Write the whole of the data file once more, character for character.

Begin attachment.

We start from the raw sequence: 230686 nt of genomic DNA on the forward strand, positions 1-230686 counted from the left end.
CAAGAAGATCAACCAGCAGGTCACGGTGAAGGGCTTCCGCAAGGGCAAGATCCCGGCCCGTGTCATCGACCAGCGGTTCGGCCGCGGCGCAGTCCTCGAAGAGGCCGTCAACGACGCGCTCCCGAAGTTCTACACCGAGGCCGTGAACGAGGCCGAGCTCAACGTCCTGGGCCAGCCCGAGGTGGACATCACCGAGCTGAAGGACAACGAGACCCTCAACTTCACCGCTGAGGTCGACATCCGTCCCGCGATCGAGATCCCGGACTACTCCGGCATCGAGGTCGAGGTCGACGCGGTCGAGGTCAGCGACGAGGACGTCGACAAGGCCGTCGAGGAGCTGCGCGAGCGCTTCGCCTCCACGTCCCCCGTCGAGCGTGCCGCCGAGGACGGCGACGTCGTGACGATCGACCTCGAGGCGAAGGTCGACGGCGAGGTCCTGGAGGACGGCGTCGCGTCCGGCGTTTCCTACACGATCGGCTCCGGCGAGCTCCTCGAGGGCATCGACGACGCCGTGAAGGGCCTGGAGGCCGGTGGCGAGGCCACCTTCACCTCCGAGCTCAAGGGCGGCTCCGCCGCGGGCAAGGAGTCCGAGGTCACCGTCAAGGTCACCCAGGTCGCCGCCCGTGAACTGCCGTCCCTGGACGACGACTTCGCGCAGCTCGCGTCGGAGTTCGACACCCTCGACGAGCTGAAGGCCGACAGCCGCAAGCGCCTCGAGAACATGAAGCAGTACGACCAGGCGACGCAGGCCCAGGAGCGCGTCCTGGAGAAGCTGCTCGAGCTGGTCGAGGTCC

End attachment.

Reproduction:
We start from the raw sequence: 230686 nt of genomic DNA on the forward strand, positions 1-230686 counted from the left end.
CAAGAAGATCAACCAGCAGGTCACGGTGAAGGGCTTCCGCAAGGGCAAGATCCCGGCCCGTGTCATCGACCAGCGGTTCGGCCGCGGCGCAGTCCTCGAAGAGGCCGTCAACGACGCGCTCCCGAAGTTCTACACCGAGGCCGTGAACGAGGCCGAGCTCAACGTCCTGGGCCAGCCCGAGGTGGACATCACCGAGCTGAAGGACAACGAGACCCTCAACTTCACCGCTGAGGTCGACATCCGTCCCGCGATCGAGATCCCGGACTACTCCGGCATCGAGGTCGAGGTCGACGCGGTCGAGGTCAGCGACGAGGACGTCGACAAGGCCGTCGAGGAGCTGCGCGAGCGCTTCGCCTCCACGTCCCCCGTCGAGCGTGCCGCCGAGGACGGCGACGTCGTGACGATCGACCTCGAGGCGAAGGTCGACGGCGAGGTCCTGGAGGACGGCGTCGCGTCCGGCGTTTCCTACACGATCGGCTCCGGCGAGCTCCTCGAGGGCATCGACGACGCCGTGAAGGGCCTGGAGGCCGGTGGCGAGGCCACCTTCACCTCCGAGCTCAAGGGCGGCTCCGCCGCGGGCAAGGAGTCCGAGGTCACCGTCAAGGTCACCCAGGTCGCCGCCCGTGAACTGCCGTCCCTGGACGACGACTTCGCGCAGCTCGCGTCGGAGTTCGACACCCTCGACGAGCTGAAGGCCGACAGCCGCAAGCGCCTCGAGAACATGAAGCAGTACGACCAGGCGACGCAGGCCCAGGAGCGCGTCCTGGAGAAGCTGCTCGAGCTGGTCGAGGTCC